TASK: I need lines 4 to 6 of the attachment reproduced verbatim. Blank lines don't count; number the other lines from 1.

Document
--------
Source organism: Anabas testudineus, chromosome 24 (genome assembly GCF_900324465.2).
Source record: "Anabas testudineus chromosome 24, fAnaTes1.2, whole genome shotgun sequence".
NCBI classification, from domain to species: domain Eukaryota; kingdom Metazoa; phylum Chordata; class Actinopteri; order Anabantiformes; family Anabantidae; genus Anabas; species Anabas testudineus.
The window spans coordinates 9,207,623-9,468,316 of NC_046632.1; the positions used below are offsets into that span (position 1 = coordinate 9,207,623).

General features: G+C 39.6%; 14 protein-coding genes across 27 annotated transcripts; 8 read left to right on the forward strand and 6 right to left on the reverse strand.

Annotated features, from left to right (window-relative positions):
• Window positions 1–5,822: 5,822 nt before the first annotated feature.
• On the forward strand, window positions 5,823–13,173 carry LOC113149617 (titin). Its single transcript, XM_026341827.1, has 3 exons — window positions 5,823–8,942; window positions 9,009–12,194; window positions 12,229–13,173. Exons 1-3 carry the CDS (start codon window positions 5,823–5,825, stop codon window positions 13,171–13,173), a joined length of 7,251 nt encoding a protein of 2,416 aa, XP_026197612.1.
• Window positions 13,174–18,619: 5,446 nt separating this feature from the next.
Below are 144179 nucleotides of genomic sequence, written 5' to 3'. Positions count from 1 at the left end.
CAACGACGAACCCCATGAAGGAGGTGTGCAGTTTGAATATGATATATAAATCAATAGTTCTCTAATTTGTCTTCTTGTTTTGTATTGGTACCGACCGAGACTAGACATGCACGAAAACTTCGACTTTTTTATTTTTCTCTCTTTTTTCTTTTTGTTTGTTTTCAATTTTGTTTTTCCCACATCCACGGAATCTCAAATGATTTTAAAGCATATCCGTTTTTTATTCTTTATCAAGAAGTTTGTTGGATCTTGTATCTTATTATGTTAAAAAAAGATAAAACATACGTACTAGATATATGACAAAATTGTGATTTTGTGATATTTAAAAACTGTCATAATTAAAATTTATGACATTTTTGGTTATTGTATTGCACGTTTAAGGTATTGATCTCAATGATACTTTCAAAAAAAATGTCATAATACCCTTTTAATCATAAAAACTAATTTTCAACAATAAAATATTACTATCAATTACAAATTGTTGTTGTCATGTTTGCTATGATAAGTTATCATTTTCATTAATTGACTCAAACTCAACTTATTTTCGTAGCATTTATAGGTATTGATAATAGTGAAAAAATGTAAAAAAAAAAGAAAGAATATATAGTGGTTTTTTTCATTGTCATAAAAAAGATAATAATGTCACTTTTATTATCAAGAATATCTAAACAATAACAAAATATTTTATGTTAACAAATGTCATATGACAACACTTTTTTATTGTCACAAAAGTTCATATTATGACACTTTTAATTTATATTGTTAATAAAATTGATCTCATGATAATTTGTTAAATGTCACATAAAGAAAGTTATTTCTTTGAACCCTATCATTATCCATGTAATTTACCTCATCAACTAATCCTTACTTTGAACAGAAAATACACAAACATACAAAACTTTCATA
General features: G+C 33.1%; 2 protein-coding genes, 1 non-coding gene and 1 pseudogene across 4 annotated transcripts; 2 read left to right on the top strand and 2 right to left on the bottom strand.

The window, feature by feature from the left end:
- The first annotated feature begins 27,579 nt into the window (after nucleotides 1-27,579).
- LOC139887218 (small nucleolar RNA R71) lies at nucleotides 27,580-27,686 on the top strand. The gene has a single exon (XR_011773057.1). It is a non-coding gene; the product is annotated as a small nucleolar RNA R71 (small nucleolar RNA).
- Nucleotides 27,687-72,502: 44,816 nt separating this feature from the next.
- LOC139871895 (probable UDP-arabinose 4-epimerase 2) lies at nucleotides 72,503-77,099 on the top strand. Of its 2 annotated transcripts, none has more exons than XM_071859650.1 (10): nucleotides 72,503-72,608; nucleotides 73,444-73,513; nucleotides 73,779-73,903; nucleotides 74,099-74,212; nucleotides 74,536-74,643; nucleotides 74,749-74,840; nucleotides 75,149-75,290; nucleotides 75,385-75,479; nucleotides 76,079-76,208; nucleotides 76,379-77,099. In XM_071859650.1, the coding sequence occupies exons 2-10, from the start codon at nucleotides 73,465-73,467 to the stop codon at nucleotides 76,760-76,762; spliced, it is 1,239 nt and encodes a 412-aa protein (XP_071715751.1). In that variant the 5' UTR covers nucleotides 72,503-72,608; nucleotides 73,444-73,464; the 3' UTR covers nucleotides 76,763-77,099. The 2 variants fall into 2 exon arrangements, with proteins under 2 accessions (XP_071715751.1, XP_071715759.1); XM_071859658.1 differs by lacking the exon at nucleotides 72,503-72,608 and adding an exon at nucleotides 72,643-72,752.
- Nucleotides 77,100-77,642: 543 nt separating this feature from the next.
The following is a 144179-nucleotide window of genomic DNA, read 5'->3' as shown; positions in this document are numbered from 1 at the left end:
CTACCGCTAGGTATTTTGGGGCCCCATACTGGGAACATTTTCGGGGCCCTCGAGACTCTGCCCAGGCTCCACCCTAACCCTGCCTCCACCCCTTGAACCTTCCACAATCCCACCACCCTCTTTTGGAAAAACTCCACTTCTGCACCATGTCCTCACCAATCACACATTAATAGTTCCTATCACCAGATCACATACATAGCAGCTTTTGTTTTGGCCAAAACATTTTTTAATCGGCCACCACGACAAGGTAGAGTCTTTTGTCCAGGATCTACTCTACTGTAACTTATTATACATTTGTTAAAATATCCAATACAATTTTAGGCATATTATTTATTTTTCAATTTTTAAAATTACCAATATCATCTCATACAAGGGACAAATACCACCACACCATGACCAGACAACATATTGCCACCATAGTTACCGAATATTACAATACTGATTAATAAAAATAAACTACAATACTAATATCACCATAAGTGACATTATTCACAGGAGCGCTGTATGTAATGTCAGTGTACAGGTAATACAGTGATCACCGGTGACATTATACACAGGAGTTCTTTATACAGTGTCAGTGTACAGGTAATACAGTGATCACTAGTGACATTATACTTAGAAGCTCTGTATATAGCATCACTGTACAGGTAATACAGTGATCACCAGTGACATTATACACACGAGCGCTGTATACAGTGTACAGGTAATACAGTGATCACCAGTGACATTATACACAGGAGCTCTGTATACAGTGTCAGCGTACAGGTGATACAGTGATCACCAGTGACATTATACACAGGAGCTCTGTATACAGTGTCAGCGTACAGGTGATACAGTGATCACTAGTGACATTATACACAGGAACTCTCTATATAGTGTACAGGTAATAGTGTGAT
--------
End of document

The window spans coordinates 9,207,623-9,468,316 of NC_046632.1; the positions used below are offsets into that span (position 1 = coordinate 9,207,623).

General features: G+C 39.6%; 14 protein-coding genes across 27 annotated transcripts; 8 read left to right on the forward strand and 6 right to left on the reverse strand.

Annotated features, from left to right (window-relative positions):